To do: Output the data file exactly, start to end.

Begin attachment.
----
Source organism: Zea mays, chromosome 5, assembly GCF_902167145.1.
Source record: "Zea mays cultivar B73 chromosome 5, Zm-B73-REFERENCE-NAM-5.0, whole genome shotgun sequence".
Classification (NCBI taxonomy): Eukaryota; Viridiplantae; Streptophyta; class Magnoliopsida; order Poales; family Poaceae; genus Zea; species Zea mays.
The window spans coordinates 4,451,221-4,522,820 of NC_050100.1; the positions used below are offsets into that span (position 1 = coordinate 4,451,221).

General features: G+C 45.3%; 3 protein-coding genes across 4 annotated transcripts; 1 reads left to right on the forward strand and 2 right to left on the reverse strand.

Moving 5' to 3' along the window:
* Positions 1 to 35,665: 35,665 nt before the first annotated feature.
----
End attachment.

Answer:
Source organism: Zea mays, chromosome 5, assembly GCF_902167145.1.
Source record: "Zea mays cultivar B73 chromosome 5, Zm-B73-REFERENCE-NAM-5.0, whole genome shotgun sequence".
Classification (NCBI taxonomy): Eukaryota; Viridiplantae; Streptophyta; class Magnoliopsida; order Poales; family Poaceae; genus Zea; species Zea mays.
The window spans coordinates 4,451,221-4,522,820 of NC_050100.1; the positions used below are offsets into that span (position 1 = coordinate 4,451,221).

General features: G+C 45.3%; 3 protein-coding genes across 4 annotated transcripts; 1 reads left to right on the forward strand and 2 right to left on the reverse strand.

Moving 5' to 3' along the window:
* Positions 1 to 35,665: 35,665 nt before the first annotated feature.